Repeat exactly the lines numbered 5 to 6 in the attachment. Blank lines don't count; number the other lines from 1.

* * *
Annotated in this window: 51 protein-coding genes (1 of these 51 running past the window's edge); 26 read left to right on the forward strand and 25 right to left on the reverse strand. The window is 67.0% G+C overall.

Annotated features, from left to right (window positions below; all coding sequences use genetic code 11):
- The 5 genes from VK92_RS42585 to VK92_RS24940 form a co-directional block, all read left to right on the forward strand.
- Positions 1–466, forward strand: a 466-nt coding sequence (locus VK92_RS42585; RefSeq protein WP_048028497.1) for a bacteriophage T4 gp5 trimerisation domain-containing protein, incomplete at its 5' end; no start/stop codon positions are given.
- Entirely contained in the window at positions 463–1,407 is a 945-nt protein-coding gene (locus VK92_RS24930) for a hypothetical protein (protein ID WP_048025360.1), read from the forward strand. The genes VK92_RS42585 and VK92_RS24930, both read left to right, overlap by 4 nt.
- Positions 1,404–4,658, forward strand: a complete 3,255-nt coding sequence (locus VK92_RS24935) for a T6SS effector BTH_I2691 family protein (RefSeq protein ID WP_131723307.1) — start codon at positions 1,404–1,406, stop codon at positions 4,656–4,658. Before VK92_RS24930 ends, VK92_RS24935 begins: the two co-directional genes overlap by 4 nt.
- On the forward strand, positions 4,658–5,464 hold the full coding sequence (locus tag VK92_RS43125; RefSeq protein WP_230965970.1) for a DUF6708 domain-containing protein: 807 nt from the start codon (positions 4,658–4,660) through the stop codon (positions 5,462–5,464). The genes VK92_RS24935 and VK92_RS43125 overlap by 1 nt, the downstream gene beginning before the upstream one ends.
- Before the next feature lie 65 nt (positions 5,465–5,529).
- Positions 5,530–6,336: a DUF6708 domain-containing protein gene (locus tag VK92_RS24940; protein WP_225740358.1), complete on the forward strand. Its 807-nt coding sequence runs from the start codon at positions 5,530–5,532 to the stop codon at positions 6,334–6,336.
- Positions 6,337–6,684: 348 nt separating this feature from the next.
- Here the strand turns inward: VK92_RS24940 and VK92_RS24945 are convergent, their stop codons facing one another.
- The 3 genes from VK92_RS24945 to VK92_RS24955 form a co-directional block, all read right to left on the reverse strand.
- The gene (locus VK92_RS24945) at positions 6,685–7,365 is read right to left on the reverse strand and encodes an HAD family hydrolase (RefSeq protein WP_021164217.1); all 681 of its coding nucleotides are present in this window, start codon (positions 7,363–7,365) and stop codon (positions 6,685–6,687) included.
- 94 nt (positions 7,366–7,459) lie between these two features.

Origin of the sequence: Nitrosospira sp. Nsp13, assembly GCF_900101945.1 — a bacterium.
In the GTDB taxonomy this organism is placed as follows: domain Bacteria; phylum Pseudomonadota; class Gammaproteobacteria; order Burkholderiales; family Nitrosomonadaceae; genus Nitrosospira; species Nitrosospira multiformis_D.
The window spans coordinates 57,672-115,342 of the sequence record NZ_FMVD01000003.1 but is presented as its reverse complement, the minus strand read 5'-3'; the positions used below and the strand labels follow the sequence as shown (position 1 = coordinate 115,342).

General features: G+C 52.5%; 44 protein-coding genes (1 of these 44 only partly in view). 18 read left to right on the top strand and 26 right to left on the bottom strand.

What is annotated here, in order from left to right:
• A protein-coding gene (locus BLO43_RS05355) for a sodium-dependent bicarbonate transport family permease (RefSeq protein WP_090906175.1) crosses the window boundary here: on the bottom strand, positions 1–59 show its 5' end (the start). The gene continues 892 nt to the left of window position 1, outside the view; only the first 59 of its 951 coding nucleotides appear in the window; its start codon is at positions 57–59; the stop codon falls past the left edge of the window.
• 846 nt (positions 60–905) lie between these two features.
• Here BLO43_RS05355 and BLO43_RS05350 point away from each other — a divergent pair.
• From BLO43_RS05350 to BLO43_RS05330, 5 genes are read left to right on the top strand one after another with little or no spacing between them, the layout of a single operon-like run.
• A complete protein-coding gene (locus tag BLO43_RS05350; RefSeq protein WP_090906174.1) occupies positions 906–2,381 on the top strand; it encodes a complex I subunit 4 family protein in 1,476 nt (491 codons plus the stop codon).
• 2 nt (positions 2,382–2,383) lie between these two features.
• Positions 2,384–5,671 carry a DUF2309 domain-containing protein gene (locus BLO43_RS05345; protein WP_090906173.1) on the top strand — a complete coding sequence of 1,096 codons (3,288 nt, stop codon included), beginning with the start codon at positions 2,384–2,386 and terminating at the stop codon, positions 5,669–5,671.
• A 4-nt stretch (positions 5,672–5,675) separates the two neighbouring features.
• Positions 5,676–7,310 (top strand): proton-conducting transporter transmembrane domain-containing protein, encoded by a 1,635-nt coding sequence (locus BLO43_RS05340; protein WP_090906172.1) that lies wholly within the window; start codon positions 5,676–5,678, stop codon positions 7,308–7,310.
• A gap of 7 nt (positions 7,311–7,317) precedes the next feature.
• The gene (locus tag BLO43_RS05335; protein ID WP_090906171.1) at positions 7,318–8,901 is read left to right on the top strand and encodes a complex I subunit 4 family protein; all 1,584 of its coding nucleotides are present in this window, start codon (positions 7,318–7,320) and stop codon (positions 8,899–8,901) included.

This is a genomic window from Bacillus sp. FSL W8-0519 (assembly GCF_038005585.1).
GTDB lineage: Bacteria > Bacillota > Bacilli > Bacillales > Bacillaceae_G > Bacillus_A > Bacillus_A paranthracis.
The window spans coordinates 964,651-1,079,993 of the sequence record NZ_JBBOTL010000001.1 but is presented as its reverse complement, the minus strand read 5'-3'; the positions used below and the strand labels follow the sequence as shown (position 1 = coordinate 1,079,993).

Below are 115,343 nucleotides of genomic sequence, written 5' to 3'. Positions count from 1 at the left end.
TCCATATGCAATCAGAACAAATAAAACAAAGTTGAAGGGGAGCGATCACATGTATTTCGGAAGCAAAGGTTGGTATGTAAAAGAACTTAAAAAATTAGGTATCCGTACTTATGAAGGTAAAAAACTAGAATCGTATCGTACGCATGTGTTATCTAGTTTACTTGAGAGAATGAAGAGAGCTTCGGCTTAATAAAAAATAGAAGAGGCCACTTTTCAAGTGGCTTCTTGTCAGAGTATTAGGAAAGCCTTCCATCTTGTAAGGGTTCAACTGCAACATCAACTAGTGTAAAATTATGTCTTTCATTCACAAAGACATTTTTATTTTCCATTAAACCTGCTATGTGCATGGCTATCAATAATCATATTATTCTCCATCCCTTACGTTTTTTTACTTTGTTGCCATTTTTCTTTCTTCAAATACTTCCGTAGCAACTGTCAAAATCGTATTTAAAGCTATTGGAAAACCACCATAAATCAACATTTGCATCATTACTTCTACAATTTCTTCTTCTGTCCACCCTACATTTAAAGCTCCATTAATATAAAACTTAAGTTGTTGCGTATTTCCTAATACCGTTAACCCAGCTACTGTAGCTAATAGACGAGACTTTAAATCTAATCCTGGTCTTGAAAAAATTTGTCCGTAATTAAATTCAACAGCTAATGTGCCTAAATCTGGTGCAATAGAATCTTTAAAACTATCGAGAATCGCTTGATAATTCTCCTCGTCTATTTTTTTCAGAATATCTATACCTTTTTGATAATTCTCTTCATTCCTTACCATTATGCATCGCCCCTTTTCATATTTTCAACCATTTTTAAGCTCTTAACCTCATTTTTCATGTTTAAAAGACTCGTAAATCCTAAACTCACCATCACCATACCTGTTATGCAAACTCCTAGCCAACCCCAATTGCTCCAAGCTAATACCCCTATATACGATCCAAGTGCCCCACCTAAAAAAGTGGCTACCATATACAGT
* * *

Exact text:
- Entirely contained in the window at positions 463–1,407 is a 945-nt protein-coding gene (locus VK92_RS24930) for a hypothetical protein (protein ID WP_048025360.1), read from the forward strand. The genes VK92_RS42585 and VK92_RS24930, both read left to right, overlap by 4 nt.
- Positions 1,404–4,658, forward strand: a complete 3,255-nt coding sequence (locus VK92_RS24935) for a T6SS effector BTH_I2691 family protein (RefSeq protein ID WP_131723307.1) — start codon at positions 1,404–1,406, stop codon at positions 4,656–4,658. Before VK92_RS24930 ends, VK92_RS24935 begins: the two co-directional genes overlap by 4 nt.